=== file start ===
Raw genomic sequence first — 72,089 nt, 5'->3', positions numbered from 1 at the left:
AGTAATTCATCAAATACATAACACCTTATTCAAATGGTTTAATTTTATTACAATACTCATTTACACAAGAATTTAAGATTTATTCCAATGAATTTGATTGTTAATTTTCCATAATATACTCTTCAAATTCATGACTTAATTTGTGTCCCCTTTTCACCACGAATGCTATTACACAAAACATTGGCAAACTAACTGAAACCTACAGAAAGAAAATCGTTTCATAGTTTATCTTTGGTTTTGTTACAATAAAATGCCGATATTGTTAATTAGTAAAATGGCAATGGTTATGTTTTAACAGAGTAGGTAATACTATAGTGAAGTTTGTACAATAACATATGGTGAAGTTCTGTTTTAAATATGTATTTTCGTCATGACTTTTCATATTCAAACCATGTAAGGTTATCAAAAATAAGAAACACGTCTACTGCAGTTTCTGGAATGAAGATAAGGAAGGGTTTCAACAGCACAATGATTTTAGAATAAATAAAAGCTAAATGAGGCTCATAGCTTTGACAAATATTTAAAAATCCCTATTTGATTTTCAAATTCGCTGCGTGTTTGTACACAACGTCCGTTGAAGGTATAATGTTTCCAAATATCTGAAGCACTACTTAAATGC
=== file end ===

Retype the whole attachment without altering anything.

Raw genomic sequence first — 72,089 nt, 5'->3', positions numbered from 1 at the left:
AGTAATTCATCAAATACATAACACCTTATTCAAATGGTTTAATTTTATTACAATACTCATTTACACAAGAATTTAAGATTTATTCCAATGAATTTGATTGTTAATTTTCCATAATATACTCTTCAAATTCATGACTTAATTTGTGTCCCCTTTTCACCACGAATGCTATTACACAAAACATTGGCAAACTAACTGAAACCTACAGAAAGAAAATCGTTTCATAGTTTATCTTTGGTTTTGTTACAATAAAATGCCGATATTGTTAATTAGTAAAATGGCAATGGTTATGTTTTAACAGAGTAGGTAATACTATAGTGAAGTTTGTACAATAACATATGGTGAAGTTCTGTTTTAAATATGTATTTTCGTCATGACTTTTCATATTCAAACCATGTAAGGTTATCAAAAATAAGAAACACGTCTACTGCAGTTTCTGGAATGAAGATAAGGAAGGGTTTCAACAGCACAATGATTTTAGAATAAATAAAAGCTAAATGAGGCTCATAGCTTTGACAAATATTTAAAAATCCCTATTTGATTTTCAAATTCGCTGCGTGTTTGTACACAACGTCCGTTGAAGGTATAATGTTTCCAAATATCTGAAGCACTACTTAAATGC